From Jim Collins, the most influential business thinker of our era, comes an ambitious upgrade of his classic, Beyond Entrepreneurship, that includes all-new findings and world-changing insights. What's the roadmap to create a company that not only survives its infancy but thrives, changing the world for decades to come? Nine years before the publication of his epochal bestseller Good to Great, Jim Collins and his mentor, Bill Lazier, answered this question in their bestselling book, Beyond Entrepreneurship. Beyond Entrepreneurship left
Nonprofits leaders are optimistic by nature: they believe with time, energy, smarts, strategy and sheer will, they can change the world. But too many cooks, not enough money, an abundance of passion, can make you feel there are too many obstacles to overcome. Garry shows you how to build a powerhouse board, create an impressive and sustainable fundraising program, renew your passion for your mission and organization, and become a bigger difference in the world.
The Wall Street Journal Essential Guide to Management offers “Lasting Lessons from the Best Leadership Minds of Our Time.” Compiled by Alan Murray, Deputy Managing Editor of the Wall Street Journal, this is the definitive guide to how to be a successful manager from the world’s most respected business publication—an indispensible handbook for new managers and veterans alike, providing solid business strategies to help them put their best ideas to work.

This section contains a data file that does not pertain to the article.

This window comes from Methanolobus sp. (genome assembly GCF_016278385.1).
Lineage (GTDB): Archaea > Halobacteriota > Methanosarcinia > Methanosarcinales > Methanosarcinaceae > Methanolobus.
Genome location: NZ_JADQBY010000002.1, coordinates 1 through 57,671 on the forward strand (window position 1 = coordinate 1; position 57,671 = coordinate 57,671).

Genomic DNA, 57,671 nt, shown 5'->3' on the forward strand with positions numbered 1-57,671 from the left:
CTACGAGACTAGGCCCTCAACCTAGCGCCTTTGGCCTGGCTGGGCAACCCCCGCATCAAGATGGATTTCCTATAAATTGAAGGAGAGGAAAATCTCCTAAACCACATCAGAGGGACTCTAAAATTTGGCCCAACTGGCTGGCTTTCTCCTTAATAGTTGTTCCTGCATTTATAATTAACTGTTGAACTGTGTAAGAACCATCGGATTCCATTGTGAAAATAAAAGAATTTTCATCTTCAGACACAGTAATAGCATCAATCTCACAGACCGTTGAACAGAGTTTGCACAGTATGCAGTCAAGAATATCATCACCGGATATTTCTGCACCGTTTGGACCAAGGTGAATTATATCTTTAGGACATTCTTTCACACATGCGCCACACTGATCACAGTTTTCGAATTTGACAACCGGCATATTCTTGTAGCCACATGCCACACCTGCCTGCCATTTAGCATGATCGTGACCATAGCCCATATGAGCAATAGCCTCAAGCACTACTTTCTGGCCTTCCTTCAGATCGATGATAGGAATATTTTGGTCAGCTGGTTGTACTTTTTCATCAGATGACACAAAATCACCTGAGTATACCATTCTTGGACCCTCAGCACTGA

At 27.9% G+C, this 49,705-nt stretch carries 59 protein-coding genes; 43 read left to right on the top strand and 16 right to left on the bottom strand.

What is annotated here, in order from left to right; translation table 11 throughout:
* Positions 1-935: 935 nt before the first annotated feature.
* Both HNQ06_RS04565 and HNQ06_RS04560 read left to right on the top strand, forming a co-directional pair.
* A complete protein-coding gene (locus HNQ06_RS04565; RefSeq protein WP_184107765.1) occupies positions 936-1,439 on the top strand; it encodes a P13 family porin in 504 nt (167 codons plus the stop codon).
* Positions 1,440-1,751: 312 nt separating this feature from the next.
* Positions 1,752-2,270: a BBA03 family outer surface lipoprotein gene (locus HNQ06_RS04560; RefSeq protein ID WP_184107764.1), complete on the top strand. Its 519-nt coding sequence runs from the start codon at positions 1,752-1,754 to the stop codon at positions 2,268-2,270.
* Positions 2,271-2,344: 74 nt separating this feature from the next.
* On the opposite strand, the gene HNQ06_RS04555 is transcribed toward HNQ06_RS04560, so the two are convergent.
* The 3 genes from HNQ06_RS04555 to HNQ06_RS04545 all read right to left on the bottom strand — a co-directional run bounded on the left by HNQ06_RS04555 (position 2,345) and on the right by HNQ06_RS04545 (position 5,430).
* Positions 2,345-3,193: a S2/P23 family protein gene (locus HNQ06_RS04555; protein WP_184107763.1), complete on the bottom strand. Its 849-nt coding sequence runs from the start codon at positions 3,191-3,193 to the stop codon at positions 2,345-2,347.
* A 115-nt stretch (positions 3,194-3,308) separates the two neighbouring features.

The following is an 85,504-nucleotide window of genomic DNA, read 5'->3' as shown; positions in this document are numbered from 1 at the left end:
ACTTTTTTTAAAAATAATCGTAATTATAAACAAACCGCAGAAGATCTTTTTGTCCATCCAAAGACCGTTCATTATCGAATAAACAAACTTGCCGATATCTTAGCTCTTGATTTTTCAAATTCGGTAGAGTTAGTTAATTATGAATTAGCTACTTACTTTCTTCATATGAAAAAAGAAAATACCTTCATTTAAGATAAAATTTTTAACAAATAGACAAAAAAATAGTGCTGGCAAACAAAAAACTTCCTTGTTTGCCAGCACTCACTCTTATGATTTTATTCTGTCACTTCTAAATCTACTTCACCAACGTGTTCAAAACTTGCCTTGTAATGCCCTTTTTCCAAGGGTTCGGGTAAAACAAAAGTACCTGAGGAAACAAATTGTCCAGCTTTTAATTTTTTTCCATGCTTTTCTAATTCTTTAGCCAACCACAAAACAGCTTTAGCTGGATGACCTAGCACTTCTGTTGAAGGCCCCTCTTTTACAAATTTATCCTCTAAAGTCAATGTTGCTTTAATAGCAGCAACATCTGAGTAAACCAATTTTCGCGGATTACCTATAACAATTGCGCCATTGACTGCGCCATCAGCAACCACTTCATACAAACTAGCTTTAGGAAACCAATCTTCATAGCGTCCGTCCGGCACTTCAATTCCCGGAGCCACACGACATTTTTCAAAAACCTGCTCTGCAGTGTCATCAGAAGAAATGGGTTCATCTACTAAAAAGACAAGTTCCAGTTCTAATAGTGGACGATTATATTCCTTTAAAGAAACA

Love is the surprising emotion that company builders cannot afford to ignore. Genuine, heartfelt devotion and loyalty from customers — yes, love — is what propels a select few companies ahead. Think about the products and companies that you really care about and how they make you feel. You do not merely likethose products, you adore them. Consider your own emotions and a key insight is revealed: Love is central to business. Nobody talks about it, but it is obvious in hindsight.
A fascinating examination of technological utopianism and its complicated consequences. In The Charisma Machine, Morgan Ames chronicles the life and legacy of the One Laptop per Child project and explains why—despite its failures—the same utopian visions that inspired OLPC still motivate other projects trying to use technology to “disrupt” education and development. Announced in 2005 by MIT Media Lab cofounder Nicholas Negroponte, One Laptop per Child promised to transform the lives of children across the Global South with a